“How come? Didn’t ya go? I swear I saw ya walking to the bus.” He tilts his head. Instead of replying immediately, I drink my coffee.

“I did go, but only for the first ten or so minutes.” Uneasiness fills my stomach. I don’t want to tell him this, it is my problem. Not his.

“Why is that?” He inquires persistently. I press my palms together forcefully in my lap and my fingernails painfully sink into the palm of my hand. Moments tick by before he opens his mouth again.

“What happened, dear? You can tell the old man. I got no one to spill the secret to anyways.” A choked giggle escapes his lips and I look up from my lap for a split-second, before averting my eyes.

“The police wanted to speak with me.” I finally reveal after a few pregnant pauses.

“What?” He looks up startled. The coffee mug slips out of his hands and a puddle of brown liquid flows on the posh wooden dining table. Neither of us reach for the cup as the coffee now spills on the carpet.

We stare at each other, both of us wide-eyed and in distress.

“What did you do?” He asks, raising his voice.

“I drank too much and…” My eyes rest on his coffee mug, and my cheeks flush with shame.

“And did what? You didn’t drive, did you?” He calls pleadingly, his hands gripping the hard wood of the table.

I just nod, my eyes welling with tears. I hastily wipe the tears away, questioning myself why they are even there. Crying over a future that was never to be?

“And I hit someone,” I choke out the words and I swallow before continuing, “and- and I just drove away.” Finally, it is out and I look old Cronshaw in the eyes. They have darkened and they stare right back at me. Neither of us says anything. He doesn’t need to. I can see right into him. His frail limbs are shaking, and his bottom lip is quivering, and his eyebrows are furrowed together into a thick bush.

I stand up, I can’t bear the sight of him being so broken. I push in my chair. The ends of it scrape against the wooden floor loudly and he looks up. He shakes his head slightly.

My legs are moving fast the second I don’t feel his gaze on my back anymore and with heavy breath I shut my door quickly behind me. A startled breath escapes me when I see my mirror image from across the hallway. Teary cheeks and red eyes stare back at me. The cracked lips seem to laugh at me and before I can even form the thought in my head, my hands reach for my shoes. I catapult them against the mirror. Shards explode around me but I don’t care. I just want this to be over.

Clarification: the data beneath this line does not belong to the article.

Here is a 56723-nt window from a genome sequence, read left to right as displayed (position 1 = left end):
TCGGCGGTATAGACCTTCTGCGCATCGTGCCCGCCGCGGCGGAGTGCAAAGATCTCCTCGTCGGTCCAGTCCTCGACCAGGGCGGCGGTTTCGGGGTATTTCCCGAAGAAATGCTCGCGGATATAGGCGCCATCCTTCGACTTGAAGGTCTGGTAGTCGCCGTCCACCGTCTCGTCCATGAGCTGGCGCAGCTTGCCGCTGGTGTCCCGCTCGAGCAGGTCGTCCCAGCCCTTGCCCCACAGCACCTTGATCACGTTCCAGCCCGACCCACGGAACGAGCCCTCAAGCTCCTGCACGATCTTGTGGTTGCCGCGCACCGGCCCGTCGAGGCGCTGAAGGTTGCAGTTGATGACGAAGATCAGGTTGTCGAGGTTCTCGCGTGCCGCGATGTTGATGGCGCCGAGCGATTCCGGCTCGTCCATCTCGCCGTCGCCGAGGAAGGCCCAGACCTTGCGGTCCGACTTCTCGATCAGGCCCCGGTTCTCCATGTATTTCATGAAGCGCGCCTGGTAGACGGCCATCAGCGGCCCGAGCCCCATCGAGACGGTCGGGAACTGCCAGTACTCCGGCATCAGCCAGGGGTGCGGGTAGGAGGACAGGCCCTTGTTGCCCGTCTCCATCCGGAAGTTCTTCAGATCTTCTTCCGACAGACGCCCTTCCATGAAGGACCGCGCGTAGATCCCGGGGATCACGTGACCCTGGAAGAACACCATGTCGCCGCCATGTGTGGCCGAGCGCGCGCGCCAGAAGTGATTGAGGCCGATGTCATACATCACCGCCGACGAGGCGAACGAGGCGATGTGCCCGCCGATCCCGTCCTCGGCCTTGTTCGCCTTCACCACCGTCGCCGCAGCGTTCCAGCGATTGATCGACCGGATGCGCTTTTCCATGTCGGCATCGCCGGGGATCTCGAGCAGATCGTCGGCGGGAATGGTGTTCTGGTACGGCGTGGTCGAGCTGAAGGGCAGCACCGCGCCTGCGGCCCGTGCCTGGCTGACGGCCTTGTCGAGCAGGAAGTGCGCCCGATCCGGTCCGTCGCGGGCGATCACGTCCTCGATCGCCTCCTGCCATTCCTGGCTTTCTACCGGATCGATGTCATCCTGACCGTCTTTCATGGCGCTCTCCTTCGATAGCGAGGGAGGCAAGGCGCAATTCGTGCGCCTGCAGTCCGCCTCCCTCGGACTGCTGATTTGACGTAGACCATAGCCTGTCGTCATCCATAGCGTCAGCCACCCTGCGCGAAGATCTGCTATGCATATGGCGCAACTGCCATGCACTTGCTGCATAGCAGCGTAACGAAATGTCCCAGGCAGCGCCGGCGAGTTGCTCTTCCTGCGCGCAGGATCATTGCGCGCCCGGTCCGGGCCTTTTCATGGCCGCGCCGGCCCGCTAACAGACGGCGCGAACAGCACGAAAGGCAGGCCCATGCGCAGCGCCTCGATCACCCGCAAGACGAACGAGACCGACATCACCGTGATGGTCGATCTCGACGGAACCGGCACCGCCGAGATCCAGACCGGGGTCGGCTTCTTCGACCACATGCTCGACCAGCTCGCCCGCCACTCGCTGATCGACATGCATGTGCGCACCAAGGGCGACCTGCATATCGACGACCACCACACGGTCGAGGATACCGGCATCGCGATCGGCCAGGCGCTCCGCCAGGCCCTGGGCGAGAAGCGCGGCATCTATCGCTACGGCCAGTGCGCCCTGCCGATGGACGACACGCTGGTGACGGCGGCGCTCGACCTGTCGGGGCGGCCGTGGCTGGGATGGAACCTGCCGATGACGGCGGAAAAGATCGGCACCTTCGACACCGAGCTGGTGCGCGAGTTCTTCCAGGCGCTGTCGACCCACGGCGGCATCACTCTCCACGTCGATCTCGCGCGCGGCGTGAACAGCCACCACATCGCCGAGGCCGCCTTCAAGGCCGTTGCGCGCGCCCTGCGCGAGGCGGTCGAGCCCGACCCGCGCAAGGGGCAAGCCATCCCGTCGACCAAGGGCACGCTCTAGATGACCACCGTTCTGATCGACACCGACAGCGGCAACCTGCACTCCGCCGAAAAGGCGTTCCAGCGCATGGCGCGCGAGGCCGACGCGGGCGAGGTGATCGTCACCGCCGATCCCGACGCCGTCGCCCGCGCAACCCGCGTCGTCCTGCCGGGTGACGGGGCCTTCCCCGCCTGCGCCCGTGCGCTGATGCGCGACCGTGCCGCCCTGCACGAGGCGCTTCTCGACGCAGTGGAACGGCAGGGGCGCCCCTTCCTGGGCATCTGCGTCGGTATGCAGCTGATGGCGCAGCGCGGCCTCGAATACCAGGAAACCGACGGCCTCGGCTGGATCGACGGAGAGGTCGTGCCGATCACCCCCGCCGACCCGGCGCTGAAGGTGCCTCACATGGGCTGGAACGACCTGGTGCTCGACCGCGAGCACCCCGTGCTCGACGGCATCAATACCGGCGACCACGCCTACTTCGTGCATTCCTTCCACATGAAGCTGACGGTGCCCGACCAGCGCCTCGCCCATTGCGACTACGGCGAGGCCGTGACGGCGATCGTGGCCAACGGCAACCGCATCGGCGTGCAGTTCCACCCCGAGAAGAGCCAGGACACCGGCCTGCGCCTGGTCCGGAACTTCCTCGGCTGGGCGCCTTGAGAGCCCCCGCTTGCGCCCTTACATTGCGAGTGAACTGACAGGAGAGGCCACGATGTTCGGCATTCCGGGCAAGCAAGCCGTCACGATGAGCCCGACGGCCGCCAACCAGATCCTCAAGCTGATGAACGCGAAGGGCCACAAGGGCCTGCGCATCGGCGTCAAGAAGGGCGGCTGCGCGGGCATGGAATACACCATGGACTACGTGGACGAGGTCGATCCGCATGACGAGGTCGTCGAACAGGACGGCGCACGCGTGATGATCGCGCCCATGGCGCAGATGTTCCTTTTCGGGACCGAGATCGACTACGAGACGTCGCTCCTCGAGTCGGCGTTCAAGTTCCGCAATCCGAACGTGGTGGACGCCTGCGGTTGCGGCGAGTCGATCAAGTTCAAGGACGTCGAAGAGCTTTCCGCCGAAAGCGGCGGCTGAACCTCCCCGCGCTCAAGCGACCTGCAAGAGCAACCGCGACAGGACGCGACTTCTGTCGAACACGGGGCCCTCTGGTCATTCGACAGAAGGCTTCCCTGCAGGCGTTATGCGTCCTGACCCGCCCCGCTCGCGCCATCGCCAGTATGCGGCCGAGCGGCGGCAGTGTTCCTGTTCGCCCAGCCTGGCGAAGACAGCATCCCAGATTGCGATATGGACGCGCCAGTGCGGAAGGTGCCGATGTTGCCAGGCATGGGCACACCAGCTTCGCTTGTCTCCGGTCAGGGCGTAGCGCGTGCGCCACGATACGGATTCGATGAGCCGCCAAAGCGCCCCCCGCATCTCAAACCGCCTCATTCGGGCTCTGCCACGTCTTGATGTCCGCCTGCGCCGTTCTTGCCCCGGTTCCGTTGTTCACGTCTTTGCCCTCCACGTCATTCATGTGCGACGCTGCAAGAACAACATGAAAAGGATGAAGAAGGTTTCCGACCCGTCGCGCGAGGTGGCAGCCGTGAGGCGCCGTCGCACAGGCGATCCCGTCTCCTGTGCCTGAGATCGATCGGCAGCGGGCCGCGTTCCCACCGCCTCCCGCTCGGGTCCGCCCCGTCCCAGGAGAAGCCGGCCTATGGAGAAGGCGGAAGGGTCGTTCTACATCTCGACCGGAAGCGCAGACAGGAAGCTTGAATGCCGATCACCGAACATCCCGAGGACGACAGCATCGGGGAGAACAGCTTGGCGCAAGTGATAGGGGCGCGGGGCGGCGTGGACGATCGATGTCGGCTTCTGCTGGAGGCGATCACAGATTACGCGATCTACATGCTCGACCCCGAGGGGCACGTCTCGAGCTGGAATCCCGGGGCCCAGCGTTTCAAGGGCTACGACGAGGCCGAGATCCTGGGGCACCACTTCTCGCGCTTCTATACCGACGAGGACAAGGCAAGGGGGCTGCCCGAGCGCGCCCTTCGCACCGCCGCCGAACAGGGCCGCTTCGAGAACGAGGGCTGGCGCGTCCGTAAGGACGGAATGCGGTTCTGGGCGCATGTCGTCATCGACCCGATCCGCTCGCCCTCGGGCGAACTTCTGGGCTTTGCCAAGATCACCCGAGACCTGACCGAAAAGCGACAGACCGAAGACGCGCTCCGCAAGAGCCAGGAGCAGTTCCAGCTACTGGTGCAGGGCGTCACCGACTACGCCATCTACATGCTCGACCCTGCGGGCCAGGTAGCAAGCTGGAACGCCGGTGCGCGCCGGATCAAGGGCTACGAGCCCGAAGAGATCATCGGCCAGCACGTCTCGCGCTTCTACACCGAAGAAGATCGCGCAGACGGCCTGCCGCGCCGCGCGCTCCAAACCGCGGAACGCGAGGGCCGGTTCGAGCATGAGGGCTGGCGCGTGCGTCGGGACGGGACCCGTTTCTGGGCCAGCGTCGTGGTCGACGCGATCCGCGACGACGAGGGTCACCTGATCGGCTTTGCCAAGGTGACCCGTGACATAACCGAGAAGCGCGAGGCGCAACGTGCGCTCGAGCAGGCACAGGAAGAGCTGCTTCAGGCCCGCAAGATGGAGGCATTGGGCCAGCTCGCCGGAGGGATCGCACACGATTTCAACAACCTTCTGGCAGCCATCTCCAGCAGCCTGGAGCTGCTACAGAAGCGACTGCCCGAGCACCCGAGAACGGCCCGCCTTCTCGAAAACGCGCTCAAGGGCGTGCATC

The next days arrive and leave without warning. Everyday, every single day, I take my newspaper and drop it off at old Cronshaw. I wear shoes, though. It doesn’t matter; I never see his eyes glance fearfully around the door anymore. Even though his coffee machine is still on and his computer still buzzes, the door remains shut. The newspapers start piling up and every now and then, worry flashes over me.

Day three I receive a phone call from the police. With a cup of sweet coffee in my hand, I stand in my hallway.

“You are dropping the charges?” I repeat, confused but the second I hear the cut-off and annoyed “Yes, Ma’am. Someone confessed to the hit-and-run.” I breathe out. Even their meaningless “We’re sorry for wasting your time,” doesn’t ruin my mood. I’m free. I escaped. I don’t know how but I don’t care.

I hang up and leap into the air, my loud footsteps echo through the whole house and I laugh.

“Mr. Cronshaw! Mr. Cronshaw!” I yell with a wide grin on my face. My hand knocks at the door, again and again. After minutes of no response, I press my ear against the wood once again. I hear no coffee machine and no buzz from the computer. Just as I am about to give up hope, the door opens wide, revealing a battered Cronshaw. His dull eyes don’t lighten up when he sees me, and only after he moves past me without a word, I see the police officer trailing behind him.

Nobody speaks. My gaze follows the old, broken man, and I look down at my coffee that has gone cold. I feel like I am drowning and I urgently need something that will keep me from choking. Breath sputters out of my mouth, making a hopeless sound. He turns around at this, and a ghost of a smile plays on his lips. I can just barely make out him stumbling down the stairs, leaving me standing at the door.